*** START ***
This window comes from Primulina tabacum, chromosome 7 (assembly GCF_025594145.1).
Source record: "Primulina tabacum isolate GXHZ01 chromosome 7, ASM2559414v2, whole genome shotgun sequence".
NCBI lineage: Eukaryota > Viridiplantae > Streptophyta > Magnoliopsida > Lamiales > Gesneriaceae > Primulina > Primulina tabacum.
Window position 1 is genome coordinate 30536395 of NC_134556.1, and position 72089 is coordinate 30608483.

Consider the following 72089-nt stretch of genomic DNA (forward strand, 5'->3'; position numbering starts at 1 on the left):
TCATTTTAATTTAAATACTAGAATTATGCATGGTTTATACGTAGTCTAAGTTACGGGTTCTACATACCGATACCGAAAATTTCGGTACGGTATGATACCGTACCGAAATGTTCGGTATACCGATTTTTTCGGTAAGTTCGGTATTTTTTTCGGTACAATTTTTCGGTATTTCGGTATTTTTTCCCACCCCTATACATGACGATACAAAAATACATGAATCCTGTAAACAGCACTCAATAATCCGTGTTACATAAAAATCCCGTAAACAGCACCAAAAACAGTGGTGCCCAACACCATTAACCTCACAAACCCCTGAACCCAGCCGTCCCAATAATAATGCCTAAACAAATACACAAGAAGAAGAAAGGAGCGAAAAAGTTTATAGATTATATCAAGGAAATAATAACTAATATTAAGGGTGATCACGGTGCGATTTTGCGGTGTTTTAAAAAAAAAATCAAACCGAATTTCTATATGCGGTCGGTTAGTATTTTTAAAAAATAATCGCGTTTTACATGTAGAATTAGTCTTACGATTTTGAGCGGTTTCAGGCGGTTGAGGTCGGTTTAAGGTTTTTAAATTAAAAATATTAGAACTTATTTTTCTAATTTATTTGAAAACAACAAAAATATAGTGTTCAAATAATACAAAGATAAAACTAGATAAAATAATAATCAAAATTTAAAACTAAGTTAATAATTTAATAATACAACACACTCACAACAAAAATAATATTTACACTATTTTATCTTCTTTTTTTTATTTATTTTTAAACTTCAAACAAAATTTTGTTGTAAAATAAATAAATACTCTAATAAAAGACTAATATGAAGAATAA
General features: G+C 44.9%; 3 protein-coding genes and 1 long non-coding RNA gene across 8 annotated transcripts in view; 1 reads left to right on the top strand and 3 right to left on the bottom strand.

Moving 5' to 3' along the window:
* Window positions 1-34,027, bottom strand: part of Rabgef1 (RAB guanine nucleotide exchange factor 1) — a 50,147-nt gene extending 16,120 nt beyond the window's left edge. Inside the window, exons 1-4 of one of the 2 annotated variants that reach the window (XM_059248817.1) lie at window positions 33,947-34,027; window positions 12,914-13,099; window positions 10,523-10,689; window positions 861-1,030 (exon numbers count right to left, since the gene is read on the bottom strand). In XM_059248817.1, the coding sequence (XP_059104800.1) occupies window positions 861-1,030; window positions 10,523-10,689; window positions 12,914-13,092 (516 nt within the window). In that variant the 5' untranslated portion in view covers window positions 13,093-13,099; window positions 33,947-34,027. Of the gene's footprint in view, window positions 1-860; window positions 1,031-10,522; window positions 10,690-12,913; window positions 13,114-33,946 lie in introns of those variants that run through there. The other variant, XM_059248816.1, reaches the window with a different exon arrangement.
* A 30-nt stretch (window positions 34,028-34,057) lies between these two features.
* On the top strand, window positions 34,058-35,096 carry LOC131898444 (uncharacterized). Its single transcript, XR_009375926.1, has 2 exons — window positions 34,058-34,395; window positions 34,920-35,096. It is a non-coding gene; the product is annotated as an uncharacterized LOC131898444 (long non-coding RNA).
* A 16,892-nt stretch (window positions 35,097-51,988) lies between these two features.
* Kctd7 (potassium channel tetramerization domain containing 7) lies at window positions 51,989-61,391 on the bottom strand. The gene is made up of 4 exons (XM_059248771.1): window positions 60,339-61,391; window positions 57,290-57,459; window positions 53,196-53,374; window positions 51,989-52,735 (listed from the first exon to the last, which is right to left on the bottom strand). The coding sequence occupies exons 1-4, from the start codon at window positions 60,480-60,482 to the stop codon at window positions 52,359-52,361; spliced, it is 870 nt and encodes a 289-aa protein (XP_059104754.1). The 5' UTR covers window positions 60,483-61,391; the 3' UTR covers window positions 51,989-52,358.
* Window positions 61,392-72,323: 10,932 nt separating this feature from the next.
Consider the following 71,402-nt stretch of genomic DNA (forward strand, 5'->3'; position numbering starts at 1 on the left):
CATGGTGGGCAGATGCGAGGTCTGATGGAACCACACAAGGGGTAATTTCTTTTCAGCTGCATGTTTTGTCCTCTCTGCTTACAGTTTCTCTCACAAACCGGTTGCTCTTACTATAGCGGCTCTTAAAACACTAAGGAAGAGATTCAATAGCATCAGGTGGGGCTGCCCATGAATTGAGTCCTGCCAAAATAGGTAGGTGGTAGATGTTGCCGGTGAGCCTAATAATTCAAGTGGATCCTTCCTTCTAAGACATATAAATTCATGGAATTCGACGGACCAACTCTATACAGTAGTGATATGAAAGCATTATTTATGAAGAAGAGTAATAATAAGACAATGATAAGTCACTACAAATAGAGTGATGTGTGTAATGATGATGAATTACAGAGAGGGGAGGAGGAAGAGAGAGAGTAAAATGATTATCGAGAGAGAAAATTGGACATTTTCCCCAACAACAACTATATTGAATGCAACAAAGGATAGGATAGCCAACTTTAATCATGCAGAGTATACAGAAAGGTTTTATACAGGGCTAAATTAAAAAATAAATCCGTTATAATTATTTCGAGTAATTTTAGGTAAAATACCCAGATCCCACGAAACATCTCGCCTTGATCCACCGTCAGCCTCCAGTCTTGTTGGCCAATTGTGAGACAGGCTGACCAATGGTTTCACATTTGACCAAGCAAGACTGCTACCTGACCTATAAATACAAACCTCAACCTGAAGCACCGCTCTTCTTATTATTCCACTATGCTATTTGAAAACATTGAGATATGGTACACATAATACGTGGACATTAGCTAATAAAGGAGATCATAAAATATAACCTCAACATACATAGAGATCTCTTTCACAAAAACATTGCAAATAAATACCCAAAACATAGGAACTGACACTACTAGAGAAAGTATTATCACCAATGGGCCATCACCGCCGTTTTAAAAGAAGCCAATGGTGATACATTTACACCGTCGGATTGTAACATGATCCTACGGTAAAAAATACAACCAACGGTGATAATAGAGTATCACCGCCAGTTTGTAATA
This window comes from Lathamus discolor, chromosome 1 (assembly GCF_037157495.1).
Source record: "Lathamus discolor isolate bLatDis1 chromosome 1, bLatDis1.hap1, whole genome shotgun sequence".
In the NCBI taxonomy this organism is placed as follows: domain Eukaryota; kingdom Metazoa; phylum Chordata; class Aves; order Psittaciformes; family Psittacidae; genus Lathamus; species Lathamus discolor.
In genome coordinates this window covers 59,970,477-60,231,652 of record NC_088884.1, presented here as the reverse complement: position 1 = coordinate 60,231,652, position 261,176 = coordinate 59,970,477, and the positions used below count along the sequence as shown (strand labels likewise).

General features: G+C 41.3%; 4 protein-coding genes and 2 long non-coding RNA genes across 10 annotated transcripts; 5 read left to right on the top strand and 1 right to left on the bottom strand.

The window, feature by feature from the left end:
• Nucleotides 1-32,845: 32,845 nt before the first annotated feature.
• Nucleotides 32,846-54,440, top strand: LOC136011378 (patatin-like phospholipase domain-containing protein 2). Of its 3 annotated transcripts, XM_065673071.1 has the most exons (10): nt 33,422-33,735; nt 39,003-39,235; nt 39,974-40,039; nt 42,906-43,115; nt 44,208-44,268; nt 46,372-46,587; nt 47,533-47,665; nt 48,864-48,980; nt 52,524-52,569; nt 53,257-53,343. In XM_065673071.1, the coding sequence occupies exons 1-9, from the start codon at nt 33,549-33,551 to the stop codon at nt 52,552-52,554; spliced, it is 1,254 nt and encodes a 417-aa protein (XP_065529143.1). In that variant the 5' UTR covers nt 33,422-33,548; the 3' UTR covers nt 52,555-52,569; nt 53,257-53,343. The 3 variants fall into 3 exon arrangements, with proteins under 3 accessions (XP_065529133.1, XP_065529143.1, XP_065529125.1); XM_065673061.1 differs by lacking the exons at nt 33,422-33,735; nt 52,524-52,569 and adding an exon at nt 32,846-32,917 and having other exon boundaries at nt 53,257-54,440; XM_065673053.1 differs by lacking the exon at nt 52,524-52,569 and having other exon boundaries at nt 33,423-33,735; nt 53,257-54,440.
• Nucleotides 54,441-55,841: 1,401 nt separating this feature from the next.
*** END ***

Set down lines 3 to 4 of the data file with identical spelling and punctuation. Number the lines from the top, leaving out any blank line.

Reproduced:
NCBI lineage: Eukaryota > Viridiplantae > Streptophyta > Magnoliopsida > Lamiales > Gesneriaceae > Primulina > Primulina tabacum.
Window position 1 is genome coordinate 30536395 of NC_134556.1, and position 72089 is coordinate 30608483.